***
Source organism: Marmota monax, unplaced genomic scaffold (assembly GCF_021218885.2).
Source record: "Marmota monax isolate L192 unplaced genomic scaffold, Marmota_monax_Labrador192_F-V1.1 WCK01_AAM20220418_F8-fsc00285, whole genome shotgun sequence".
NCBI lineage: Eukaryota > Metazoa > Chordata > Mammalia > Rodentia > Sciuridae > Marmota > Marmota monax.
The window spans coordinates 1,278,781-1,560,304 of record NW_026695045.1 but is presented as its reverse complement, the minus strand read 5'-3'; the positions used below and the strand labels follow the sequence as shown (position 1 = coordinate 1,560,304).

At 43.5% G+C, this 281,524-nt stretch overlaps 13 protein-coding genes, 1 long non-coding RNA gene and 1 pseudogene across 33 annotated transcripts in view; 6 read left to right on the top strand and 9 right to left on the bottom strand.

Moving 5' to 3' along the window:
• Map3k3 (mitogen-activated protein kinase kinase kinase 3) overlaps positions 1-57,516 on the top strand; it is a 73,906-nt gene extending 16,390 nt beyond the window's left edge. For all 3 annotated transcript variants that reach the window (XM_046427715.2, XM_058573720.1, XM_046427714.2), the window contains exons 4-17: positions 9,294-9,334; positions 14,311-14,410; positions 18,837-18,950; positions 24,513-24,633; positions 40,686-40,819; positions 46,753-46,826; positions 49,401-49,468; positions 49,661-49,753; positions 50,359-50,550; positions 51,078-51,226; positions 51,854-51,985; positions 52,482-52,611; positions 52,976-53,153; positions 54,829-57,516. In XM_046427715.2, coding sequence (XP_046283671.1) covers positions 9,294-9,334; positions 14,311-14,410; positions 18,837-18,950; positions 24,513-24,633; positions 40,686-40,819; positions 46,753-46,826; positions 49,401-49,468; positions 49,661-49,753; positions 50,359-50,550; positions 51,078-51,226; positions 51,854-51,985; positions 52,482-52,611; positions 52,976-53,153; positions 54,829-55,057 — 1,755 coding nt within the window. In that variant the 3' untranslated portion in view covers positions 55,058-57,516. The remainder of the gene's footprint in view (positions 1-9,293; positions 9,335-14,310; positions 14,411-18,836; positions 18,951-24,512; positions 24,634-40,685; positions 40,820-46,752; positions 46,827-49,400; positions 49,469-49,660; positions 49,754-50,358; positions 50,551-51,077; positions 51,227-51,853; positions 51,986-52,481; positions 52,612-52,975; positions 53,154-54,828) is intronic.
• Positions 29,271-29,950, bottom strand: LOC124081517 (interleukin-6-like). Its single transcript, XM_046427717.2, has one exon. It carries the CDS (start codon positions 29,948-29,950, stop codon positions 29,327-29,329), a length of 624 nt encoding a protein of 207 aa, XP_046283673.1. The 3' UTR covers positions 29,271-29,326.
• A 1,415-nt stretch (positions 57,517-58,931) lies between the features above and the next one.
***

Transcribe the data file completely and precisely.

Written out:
Source organism: Marmota monax, unplaced genomic scaffold (assembly GCF_021218885.2).
Source record: "Marmota monax isolate L192 unplaced genomic scaffold, Marmota_monax_Labrador192_F-V1.1 WCK01_AAM20220418_F8-fsc00285, whole genome shotgun sequence".
NCBI lineage: Eukaryota > Metazoa > Chordata > Mammalia > Rodentia > Sciuridae > Marmota > Marmota monax.
The window spans coordinates 1,278,781-1,560,304 of record NW_026695045.1 but is presented as its reverse complement, the minus strand read 5'-3'; the positions used below and the strand labels follow the sequence as shown (position 1 = coordinate 1,560,304).

At 43.5% G+C, this 281,524-nt stretch overlaps 13 protein-coding genes, 1 long non-coding RNA gene and 1 pseudogene across 33 annotated transcripts in view; 6 read left to right on the top strand and 9 right to left on the bottom strand.

Moving 5' to 3' along the window:
• Map3k3 (mitogen-activated protein kinase kinase kinase 3) overlaps positions 1-57,516 on the top strand; it is a 73,906-nt gene extending 16,390 nt beyond the window's left edge. For all 3 annotated transcript variants that reach the window (XM_046427715.2, XM_058573720.1, XM_046427714.2), the window contains exons 4-17: positions 9,294-9,334; positions 14,311-14,410; positions 18,837-18,950; positions 24,513-24,633; positions 40,686-40,819; positions 46,753-46,826; positions 49,401-49,468; positions 49,661-49,753; positions 50,359-50,550; positions 51,078-51,226; positions 51,854-51,985; positions 52,482-52,611; positions 52,976-53,153; positions 54,829-57,516. In XM_046427715.2, coding sequence (XP_046283671.1) covers positions 9,294-9,334; positions 14,311-14,410; positions 18,837-18,950; positions 24,513-24,633; positions 40,686-40,819; positions 46,753-46,826; positions 49,401-49,468; positions 49,661-49,753; positions 50,359-50,550; positions 51,078-51,226; positions 51,854-51,985; positions 52,482-52,611; positions 52,976-53,153; positions 54,829-55,057 — 1,755 coding nt within the window. In that variant the 3' untranslated portion in view covers positions 55,058-57,516. The remainder of the gene's footprint in view (positions 1-9,293; positions 9,335-14,310; positions 14,411-18,836; positions 18,951-24,512; positions 24,634-40,685; positions 40,820-46,752; positions 46,827-49,400; positions 49,469-49,660; positions 49,754-50,358; positions 50,551-51,077; positions 51,227-51,853; positions 51,986-52,481; positions 52,612-52,975; positions 53,154-54,828) is intronic.
• Positions 29,271-29,950, bottom strand: LOC124081517 (interleukin-6-like). Its single transcript, XM_046427717.2, has one exon. It carries the CDS (start codon positions 29,948-29,950, stop codon positions 29,327-29,329), a length of 624 nt encoding a protein of 207 aa, XP_046283673.1. The 3' UTR covers positions 29,271-29,326.
• A 1,415-nt stretch (positions 57,517-58,931) lies between the features above and the next one.